I think I may have realised why I enjoyed this year’s NaPo so much, other than 20 years of rich resource pickings… it was the luxury of writing. All previous NaPoWriMo experiences were during my freelance years, where I may not have paid the mortgage with poetry funds but I was free to write. Now in this economic downturn I am working full time and writing/desk time is golden (and rare). 30 days of prompts gave me a chance to re-invest. It has spurred me on to balancing/ managing to keep the words coming!
I am going to share the final featured poem and Maureen’s message at the end of this post – but first let me share some highlights from this fabulous poetry month!
Favourite Poetry Resource or Prompt Based Websites:
Mental Floss’s Amazing Fact Generator
What Sparks Poetry, a regular feature of Poetry Daily
Jacket2 online magazine.
Poetry Northwest’s online collection of essays
Jordan Stempleman’s A Common Sense Reading Series
and finally – Wacky Poem Life
Perfect for Any Occasion by Alberto Rios
Index by Kell Connor
The Lobelias of Fear by Bernadette Mayer
A Boy Can Wear a Dress by John Bosworth
© Kyla Harrison
In the Season of Pink Ladies by Sayuri Ayers
One Boy Told Me by Naomi Shihab Nye
The List of Famous Hats by James Tate
The Melon by Charles Simic
Favourite Research Findings/ Discoveries
From rabbit holes of joy to first click treasures, I’ve listed my favourite from NaPo 2023 here:
Overheard lines – sources were several different sites, but final starting point for my poem was this one.
The BIG read – when my indecisiveness led to reading many poems by; John Donne, Carol Ann Duffy, Rita Dove, Dorothy Parker, Sylvia Plath, Jericho Brown, Pascale Petit, Philip Larkin and Caroline Bird.
Spending an hour reading jokes!
This wondrous collection from the Digital Photography School.
A delve into plants which led me to discover;
Banana Legs (Tomato), Sea Beet and Honesty.
Reading at least 20 Emily Dickinson poems in one sitting.
Creating my nerdy table of animal/plant and abstract nouns to play with after NaPo.
Another place I have found joy this month was in the posts of people discovering NaPoWriMo for the first time. This is my 8th (or possibly 9th year) – it was one of the few things I could do in my postoperative year of hell, (2019) when I was on so much medication I didn’t feel human. A big year which resulted in the diagnosis of several chronic (lifelong) illnesses and my entire life changed. I was able to do just 3 or 4 poetry projects (as opposed to 100s) and NaPo was one of them.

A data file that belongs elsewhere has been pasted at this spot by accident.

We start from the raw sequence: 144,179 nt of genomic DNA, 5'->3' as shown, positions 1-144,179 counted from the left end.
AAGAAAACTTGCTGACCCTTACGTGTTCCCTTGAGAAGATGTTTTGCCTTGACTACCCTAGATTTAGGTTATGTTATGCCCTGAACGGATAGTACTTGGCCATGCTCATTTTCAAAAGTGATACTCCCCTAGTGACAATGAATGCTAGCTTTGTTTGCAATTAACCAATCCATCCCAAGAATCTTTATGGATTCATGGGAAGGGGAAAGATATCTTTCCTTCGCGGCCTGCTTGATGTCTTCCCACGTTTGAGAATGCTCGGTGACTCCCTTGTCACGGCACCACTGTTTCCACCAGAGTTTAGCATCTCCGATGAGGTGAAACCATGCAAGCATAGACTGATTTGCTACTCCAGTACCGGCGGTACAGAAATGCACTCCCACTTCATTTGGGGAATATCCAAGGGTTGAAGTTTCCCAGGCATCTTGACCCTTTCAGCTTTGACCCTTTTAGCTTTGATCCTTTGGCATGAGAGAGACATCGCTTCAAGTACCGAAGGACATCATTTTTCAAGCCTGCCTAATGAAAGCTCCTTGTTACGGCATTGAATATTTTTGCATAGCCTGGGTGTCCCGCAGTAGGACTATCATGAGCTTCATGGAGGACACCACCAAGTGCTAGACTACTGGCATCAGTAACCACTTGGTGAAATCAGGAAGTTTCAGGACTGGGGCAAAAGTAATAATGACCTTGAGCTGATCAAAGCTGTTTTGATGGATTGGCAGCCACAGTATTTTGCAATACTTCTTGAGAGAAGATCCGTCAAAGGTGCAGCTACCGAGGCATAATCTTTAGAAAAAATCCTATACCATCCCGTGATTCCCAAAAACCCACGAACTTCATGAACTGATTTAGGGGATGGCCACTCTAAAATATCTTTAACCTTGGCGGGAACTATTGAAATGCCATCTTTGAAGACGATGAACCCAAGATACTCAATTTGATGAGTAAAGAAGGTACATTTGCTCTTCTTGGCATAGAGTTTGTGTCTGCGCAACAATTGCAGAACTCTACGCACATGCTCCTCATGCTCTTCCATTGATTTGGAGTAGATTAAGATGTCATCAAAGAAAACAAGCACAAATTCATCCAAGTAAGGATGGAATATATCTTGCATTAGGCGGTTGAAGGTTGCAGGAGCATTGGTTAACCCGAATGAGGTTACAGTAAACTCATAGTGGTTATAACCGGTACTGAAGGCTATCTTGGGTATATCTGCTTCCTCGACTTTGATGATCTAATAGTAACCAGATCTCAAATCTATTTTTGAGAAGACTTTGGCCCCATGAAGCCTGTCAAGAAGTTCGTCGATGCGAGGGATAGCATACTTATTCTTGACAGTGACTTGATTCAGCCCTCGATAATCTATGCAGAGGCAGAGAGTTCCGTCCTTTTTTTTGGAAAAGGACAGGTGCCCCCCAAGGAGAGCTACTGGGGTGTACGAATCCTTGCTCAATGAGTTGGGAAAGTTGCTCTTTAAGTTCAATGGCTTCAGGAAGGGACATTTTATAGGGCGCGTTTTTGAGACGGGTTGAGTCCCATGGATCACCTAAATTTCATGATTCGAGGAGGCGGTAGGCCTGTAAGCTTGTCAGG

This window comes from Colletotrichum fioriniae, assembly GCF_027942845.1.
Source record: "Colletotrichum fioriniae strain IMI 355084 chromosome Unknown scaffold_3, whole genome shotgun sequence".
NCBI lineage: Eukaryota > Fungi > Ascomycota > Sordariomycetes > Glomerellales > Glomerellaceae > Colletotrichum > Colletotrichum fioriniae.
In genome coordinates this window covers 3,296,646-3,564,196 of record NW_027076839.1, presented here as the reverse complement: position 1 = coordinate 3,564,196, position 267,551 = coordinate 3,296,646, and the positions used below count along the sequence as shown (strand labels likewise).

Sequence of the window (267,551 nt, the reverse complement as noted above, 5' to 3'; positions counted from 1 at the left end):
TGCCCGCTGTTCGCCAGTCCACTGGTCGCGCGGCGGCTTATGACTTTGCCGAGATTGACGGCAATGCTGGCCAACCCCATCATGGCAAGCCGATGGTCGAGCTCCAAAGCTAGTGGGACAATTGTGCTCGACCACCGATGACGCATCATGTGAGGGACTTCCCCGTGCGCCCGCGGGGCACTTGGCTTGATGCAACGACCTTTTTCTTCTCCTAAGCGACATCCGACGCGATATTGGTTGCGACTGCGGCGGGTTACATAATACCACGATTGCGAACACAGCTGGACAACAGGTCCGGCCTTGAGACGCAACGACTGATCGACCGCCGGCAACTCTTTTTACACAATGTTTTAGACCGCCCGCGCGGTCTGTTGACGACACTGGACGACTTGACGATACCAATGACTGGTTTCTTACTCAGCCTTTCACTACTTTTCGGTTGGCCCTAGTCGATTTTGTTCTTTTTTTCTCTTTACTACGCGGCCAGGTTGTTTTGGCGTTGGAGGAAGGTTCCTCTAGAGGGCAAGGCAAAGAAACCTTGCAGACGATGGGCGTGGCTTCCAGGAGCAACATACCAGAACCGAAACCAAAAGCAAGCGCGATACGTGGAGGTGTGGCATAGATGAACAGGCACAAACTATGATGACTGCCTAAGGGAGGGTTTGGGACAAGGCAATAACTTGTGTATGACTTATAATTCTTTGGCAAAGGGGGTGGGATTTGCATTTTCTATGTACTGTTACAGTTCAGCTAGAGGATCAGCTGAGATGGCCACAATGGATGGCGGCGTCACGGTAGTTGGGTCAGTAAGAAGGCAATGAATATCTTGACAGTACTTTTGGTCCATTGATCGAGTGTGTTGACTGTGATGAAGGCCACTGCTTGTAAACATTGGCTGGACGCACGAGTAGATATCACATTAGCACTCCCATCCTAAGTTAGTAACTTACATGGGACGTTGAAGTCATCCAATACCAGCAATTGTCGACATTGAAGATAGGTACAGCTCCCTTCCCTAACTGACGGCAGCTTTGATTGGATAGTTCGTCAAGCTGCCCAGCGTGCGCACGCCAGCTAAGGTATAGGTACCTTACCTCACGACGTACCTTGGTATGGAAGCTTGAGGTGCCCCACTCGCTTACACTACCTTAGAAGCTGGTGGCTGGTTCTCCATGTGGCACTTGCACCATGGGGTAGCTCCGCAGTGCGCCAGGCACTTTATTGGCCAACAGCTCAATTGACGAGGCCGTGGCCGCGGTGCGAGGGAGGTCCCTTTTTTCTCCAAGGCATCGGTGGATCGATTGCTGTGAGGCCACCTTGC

How Maureen Thorson manages to do it every year! Kudos!
There were also some stunning featured poems written this month – I’m hesitant to include a list as I know it may cause offense to those not on it – all the work is linked up in napowrimo.net and in the NaPo posts here on AWF. Poetry is subjective, tastes vary, readers bring different lives to our poems, that’s why our poems are rejected by editors and publishers sometimes. And they are NaPo poems, not yet edited and polished and sometimes the prompts led us to rather strange little poems. It was a lovely exercise reading all the featured poems again. Here is the list of poems which spoke to me:
Featured Poems by Participants
Let me Dream Please from Words With Ruth (Triolets are hard).
Keep Dancing from Lyndyh
An Incomplete List of Places I Have Cried from Poems by Sidra
Prismojen from To Create…
Untitled (My Grandmother Would Tell Me) from Words & Words
A Lecture at the Cephalopod Academy from Clayandbranches (scroll down to Day 20)
And huge thanks again to Maureen for featuring my chapbook as a Day 28 Poetry Resource.
Here is the final post and featured poem.
Until We Meet Again
We made it, everyone! Na/GloPoWriMo has come and gone – for the twentieth time! I hope you had fun.
My gratitude goes out to you for joining us, and my special thanks to everyone who has commented on other participants’ work. Your kindness, care, and enthusiasm mean the world.
Our final daily participant is A Rhyme a Day, where the palinode prompt for Day 30 resulted in a lovely and bittersweet rumination on trains.
We’ll be back next year with more prompts and resources. Until then, happy writing!
An emotive poem to end on.